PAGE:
‘Drawer Boy’: Strong performances make play on friendship compelling

Review: Hubbard Hall’s production of Michael Healey’s “The Drawer Boy” digs into the depths of frien

Friendship is a powerful force. A true friend is someone you can share anything with. And what wouldn’t we do for a true friend? What lengths wouldn’t we go to? What wouldn’t we give up for them? After all, isn’t their happiness our own happiness? Aren’t their triumphs ours, their failures ours as well?

’The Drawer Boy’

WHERE: Hubbard Hall, 25 East Main St., Cambridge

WHEN: Through Jan. 20


MORE INFO: 677-2495, www.hubbardhall.org

Hubbard Hall’s production of Michael Healey’s “The Drawer Boy” digs into the depths of friendship; how our lives become so knit into each other’s, we don’t know where they end and we begin — and how while sometimes friendship may be a weight we carry gladly, sometimes it may be a burden we bear because love demands we bear it.

Set in the 1970s, Morgan (Benjie White) and Angus (Philip Kerr), lifelong friends, live on a run-down farm in Canada. Miles (Jason Dolmetsch), an actor from Toronto, arrives to do research for his theater group on how life on the farm really works. Soon, Miles discovers that the real story is not the animals or the crops, but the relationship between the two men. Angus has a brain injury sustained while the two men were fighting in World War II together, and Morgan has been taking care of him ever since. Miles’ presence helps to bring some of Angus’ memories back, with some results that no one expects.

The three actors worked well together. In a cast this size, a flawed performance would have stood out, and luckily, all three men were strong in their roles.

White’s Morgan was solid, with glimpses of humor beneath; he truly shone in his scenes with Angus, where you could see the connection and the friendship between the two.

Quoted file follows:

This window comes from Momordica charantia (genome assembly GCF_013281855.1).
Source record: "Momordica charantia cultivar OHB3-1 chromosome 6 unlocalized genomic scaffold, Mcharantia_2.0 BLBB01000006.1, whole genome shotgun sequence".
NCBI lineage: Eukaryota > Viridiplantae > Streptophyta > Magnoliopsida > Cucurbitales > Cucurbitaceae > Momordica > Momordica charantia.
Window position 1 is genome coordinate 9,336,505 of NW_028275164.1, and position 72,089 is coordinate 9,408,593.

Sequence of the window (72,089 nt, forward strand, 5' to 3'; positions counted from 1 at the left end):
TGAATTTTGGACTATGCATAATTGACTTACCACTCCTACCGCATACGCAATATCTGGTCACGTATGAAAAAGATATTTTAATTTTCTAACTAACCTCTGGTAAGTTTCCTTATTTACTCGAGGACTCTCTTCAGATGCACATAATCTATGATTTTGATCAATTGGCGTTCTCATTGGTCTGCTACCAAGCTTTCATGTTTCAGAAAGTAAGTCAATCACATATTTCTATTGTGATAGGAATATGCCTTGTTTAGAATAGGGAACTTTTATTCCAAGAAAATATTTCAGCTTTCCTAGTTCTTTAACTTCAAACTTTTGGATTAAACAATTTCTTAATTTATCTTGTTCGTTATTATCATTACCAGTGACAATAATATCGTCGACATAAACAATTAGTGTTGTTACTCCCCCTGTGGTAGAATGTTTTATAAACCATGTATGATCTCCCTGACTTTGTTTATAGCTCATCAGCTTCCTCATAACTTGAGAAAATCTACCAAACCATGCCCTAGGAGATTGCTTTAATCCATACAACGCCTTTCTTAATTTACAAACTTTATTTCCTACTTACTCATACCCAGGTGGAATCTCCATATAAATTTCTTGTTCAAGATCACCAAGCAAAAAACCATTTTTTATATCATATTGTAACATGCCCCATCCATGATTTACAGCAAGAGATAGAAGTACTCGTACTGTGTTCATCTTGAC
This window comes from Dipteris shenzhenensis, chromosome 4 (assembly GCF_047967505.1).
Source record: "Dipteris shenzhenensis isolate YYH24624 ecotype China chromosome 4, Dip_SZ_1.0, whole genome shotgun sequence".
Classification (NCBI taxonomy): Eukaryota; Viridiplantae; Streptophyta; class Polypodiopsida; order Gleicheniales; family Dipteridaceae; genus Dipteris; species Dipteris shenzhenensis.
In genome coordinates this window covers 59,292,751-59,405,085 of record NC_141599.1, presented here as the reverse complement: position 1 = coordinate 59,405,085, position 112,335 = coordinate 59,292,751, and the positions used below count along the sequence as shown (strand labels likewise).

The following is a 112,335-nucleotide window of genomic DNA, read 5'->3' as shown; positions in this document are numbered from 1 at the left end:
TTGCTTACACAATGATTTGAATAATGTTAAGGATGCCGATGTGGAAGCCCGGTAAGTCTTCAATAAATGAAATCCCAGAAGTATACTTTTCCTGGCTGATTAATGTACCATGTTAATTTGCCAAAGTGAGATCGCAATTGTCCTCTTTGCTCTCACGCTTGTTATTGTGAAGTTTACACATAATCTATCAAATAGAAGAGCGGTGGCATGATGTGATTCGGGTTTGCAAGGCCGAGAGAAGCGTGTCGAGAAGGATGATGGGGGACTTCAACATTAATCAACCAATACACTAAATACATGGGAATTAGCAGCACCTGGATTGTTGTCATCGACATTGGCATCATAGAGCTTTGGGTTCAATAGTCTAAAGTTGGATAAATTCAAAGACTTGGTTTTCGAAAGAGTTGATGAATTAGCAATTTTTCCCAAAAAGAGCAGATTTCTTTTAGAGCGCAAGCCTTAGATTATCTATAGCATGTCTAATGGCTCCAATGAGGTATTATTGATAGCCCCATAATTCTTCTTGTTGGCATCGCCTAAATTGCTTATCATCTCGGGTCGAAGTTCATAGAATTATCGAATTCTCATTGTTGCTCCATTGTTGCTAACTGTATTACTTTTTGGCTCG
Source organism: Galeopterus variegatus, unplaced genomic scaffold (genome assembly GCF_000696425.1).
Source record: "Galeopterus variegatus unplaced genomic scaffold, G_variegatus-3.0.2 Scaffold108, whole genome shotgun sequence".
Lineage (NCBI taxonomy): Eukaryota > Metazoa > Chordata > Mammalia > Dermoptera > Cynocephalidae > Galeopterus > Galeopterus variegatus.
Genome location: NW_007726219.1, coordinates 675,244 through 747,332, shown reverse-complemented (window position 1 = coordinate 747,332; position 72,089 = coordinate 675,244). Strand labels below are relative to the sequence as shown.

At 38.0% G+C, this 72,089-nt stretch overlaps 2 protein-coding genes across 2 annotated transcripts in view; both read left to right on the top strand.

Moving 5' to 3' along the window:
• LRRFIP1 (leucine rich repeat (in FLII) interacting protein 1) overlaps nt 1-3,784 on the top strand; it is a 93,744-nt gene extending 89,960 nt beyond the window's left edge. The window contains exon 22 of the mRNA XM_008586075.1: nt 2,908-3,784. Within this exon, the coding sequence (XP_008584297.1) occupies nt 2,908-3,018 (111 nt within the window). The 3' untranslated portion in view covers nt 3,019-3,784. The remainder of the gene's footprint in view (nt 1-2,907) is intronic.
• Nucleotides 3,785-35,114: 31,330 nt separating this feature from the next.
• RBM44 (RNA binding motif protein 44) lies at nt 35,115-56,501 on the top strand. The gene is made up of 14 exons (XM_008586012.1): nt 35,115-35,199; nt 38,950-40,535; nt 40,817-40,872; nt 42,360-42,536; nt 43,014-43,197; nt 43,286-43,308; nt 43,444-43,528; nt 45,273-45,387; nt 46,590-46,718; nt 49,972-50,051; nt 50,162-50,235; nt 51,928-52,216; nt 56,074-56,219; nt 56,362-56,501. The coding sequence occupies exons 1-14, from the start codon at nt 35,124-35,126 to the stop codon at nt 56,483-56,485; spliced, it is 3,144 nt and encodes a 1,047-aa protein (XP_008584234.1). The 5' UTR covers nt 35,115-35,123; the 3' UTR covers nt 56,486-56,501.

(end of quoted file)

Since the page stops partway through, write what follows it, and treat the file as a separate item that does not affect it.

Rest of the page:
Dolmetsch’s Miles was a good combination of big-city actor and clueless college boy; when he allowed himself to let his emotions go, such as later in the play in a confrontational scene with White, he was at his best. (His scene explaining one of his theater roles to a very impressed Angus was the funniest scene in the show, as well.) Dolmetsch also directed the piece; kudos to him for doing double-duty so well. It takes a talented actor to direct oneself this well.

Kerr’s Angus was the standout, if there is such a thing in such a small cast. He managed to combine the guilelessness of a child and the anger of a man stuck with a mind that isn’t quite able to do what he wants it to seamlessly. Of all the characters, you truly felt the most emotion for him. You wanted him to remember, you wanted him to see what was right in front of him, and yet you wanted to protect him from the truth of what was going on.

White also designed the set, which was unobtrusive and perfect for the setting; it faded into the background, as comfortable as an old farmhouse, lived in for many years, should.

“The Drawer Boy” is a powerful piece that Hubbard Hall has done well, one of those plays that you can happily discuss on the drive home and won’t easily forget.

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